Corfe Castle, located in Wareham, Dorset is one of the country’s most interesting ruins. We visited on a sunny Sunday and were delighted with what the castle had to offer.
On arrival into the village of Corfe, we followed the signs for the car park through the lovely quaint village and nabbed a spot. Walking back through the village, we stopped to admire some of the lovely cottages and buildings that were home to the residents of Corfe. One home even had ‘owls’ on their roof.
Corfe is also home to the smallest Town Hall building in England. It really is tiny.
After purchasing our tickets, we wandered over the bridge and into the castle grounds. Corfe Castle is clearly a ruin from the outset, but this offers a very intriguing insight to what a magnificent structure it must have been. The castle dates back almost a 1,000 years to when William the Conqueror began building it in 1086, a few years after the Battle of Hastings.
Since then, the castle has had many royal residents, including Henry III, Edward I and Elizabeth I. The castle was central to multiple sieges during the Civil War and held off capture for many years in the 1640s. Once it was captured in 1645, it was demolished, on parliament’s orders.
What remains is beautiful and it seems such a shame it was ever ordered to be demolished. It must have been such an impressive structure in its day. No wonder it was so fiercely fought over. Some of the ruins defy belief as you walk through them and wonder if it is going to crumble on top of you. It’s not going to, of course. Corfe Castle was closed for two years in 2006 to make some of the more dangerous structures safer, so that visitors would not get hurt.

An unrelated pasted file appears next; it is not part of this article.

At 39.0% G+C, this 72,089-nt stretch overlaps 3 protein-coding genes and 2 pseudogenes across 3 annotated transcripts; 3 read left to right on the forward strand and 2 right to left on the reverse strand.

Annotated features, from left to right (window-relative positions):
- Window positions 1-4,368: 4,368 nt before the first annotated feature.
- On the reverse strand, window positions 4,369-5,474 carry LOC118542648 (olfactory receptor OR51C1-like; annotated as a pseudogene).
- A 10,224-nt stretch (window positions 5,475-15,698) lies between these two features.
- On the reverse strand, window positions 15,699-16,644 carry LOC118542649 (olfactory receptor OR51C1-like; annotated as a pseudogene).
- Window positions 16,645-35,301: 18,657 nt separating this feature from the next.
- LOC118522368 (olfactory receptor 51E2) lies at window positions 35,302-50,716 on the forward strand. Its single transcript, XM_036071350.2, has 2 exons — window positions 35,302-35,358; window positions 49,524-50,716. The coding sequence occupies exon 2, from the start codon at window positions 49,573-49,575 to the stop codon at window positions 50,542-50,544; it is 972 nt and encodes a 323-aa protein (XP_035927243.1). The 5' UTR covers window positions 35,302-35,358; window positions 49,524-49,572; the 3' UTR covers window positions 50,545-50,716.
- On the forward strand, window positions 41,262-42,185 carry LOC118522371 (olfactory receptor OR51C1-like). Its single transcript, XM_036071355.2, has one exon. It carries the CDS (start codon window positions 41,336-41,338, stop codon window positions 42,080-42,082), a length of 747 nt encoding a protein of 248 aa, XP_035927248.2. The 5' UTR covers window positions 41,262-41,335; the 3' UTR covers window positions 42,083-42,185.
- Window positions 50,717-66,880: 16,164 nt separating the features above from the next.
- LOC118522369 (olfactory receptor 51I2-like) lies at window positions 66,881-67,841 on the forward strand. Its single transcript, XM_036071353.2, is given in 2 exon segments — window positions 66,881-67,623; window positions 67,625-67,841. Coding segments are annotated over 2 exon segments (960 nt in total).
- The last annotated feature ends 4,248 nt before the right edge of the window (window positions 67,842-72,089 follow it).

The views from the castle and impressive and on a clear day you can see beautiful countryside for miles. We enjoyed watching the steam trains from Corfe railway station coming and going as we walked through the structure.
There was also a falconry show. We stayed up in an upper area of the ruins, planning to look down on the falconry show, but as is always true with these things, the birds wouldn’t do exactly what they were supposed to be doing and we enjoyed a much closer view. The falcons spent a long time circling the area of the castle we were in and we pretty much had a private show for about 15 minutes. What beautiful birds.
After concluding our visit around the castle, we wandered through the village. Picking up some gifts for family and friends in the little shops. We also stopped for an early dinner in the Greyhound, sitting in the delightful garden at the back, overlooking the castle in all its sunshine glory. What a blissful day!
Entry to the castle is £9.90 per person, which includes a donation to the National Trust which contributes to the upkeep of the castle.
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